Urgent Support

Resolve your conflicts effectively

Mihika had recently joined a drama club. Given the diverse nature of members, each had their own creative ideas but would often work together on a common script, so naturally there would be times when students would have disagreements. Mihika would feel extremely uncomfortable with these conflicts. Even in her personal relationships, if she felt like voicing her opinion would cause dispute, she would avoid it. Additionally, if something did lead to friction, she would feel extremely overwhelmed. So much so that she would go quiet and then later get frustrated with herself about all things she wished she would have said. She wanted to find a way to effectively navigate these situations...

Initiation

Conflicts, although uncomfortable, are an inevitable part of most relationships. You may have found yourself in conflict with your roommates, classmates, friends, or family members as well. When handled appropriately, conflicts can actually help make relationships stronger. Conflicts provide an opportunity for us to better understand our own beliefs, actions, and needs as well as the other person’s. Learning healthy resolution skills can be one of the most valuable interpersonal skills we can learn.

Before we begin, think about how you respond to conflicts?
  • I avoid it as much as I can and bottle up my feelings.
  • I tend to get angry and lash out, and usually regret it later.
  • I feel like it’s a personal attack.
  • I feel overwhelmed and become silent.
  • I let things pile up and bring them up later together.
The aforementioned responses are unhealthy ways to respond. All these patterns can be unlearned and changed to adopt a healthier conflict resolution strategy.

Coping Mechanisms

Here are some ways to handle conflicts effectively
Stay calm
  • Try to keep the conversation as calm and unoffending as possible.
  • Be mindful of your own tone and body language (e.g. avoid disrespecting/mocking your partner, using sarcasm, calling names, rolling eyes, threatening, hitting below the belt)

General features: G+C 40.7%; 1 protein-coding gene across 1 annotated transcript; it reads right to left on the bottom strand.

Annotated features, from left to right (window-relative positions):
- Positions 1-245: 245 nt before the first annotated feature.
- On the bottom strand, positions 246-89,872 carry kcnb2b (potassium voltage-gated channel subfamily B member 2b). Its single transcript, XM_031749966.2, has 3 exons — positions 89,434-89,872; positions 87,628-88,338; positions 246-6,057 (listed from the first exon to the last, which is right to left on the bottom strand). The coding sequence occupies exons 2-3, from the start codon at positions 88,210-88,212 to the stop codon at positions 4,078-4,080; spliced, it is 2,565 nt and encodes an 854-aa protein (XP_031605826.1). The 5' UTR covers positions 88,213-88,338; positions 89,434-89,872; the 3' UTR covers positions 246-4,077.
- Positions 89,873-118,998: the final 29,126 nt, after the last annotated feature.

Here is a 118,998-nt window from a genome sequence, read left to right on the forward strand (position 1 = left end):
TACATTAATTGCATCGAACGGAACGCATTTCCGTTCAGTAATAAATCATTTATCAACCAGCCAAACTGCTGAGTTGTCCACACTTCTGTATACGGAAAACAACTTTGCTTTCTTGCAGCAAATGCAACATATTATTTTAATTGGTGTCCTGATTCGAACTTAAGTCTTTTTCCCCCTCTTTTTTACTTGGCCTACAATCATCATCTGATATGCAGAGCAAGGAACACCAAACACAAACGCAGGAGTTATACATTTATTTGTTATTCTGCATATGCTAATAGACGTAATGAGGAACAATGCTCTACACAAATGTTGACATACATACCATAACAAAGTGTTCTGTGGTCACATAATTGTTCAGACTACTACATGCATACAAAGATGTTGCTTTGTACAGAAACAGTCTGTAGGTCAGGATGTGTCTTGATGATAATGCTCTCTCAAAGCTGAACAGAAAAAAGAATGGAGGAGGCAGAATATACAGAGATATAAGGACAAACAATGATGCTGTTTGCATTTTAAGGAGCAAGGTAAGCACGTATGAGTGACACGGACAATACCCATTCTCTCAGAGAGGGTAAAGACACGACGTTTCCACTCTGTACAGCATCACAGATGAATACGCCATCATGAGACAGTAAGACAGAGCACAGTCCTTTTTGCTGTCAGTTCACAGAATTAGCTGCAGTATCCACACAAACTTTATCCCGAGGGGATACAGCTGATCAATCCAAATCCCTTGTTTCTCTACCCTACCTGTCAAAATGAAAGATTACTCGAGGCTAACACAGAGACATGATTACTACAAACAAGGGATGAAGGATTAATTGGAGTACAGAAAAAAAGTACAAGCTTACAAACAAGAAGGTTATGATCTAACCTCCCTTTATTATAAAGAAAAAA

• Fight the urge to disconnect, withdraw from the conversation (shutting down and not responding). If you’re feeling too overwhelmed, consider communicating the same and taking some time off.
Seek to understand first
  • Give the individual a chance to speak, without interrupting or arguing with them. Ask questions to deepen your understanding (could you tell me more about that?)
  • Explain what you’ve understood in your own words (from what you’ve said, I understand that..)
  • Acknowledge their feelings (I can see why you would feel that way)
Put across your point of view

Some things to keep in mind while you do so.

  • Instead of Criticizing
    (attacking the partner instead of their actions; 'You never think about me! You're so selfish'), blaming or generalizing (You always/never…); try simply stating what is bothering you.
    e.g. Instead of: How could you talk about me like that!
    Try: I heard you said something about me behind my back. I didn’t think you would say that. I’m upset about this.
  • Be clear and simply describe your feelings
    The other individual is more likely to consider your point if approached in a non-threatening way.
    e.g. Instead of: You never keep in touch, you are a bad friend!
    Try: It seems like I’m making more of an effort to stay in touch. Could you try and meet me halfway? Or I would like you to stay in touch with me.
  • Use 'I' statements
    It helps keep the focus on your own thoughts, feelings, needs, rather than the other individual.
    e.g. Instead of: You make me angry when you do that
    Try: I feel upset when you simply stop talking, because then I feel my opinion does not matter.
  • Additionally
    Offer and seek constructive feedback. Talk about what you expected or would have liked from them instead of what was done wrong.
  • Focus on one issue

    Avoid taking one conversation as an opportunity to resolve everything that bothers you. Which event has triggered this conflict? Focus on stating that. Breaking down bigger issues into smaller ones can help too.

  • Don’t let it all pile up
    In all relationships, letting problems pile up only makes things worse. Instead of letting things escalate and resentment build up, address them with the individual and clear the air.
  • Take responsibility for your words and actions
    Be open to the idea that you could be wrong. Take responsibility for your actions that may have made the situation worse. Remember that disagreements are not personal rejections or a win-lose situation.
    e.g. You could try saying: 'I can understand that (my actions) had (this impact)'
    "().. was my responsibility
Do some damage control

Take some steps to calm everyone down and reduce the hurt. Try using phrases like "Let me try again," and "I'm sorry" or taking some time to calm down before coming back to the conversation.

Seek help

There may be times when dealing with it alone does not seem to be helping. Reaching for help is not a sign of weakness; rather, it can be empowering.
  • For adjustment and other concerns, your ISMP/ ISCP mentor is your go-to person! It could be about your wing mates or about managing your schedule-your mentor has been there, done that.
  • When the emotions get overwhelming or when you are simply confused about what is happening to you, talking to a counsellor at the Student Wellness Centre could give relief and provide guidance about what you can do.
  • Also, your parents are just a phone call away. Don’t hold back from contacting them even if you just want to unburden!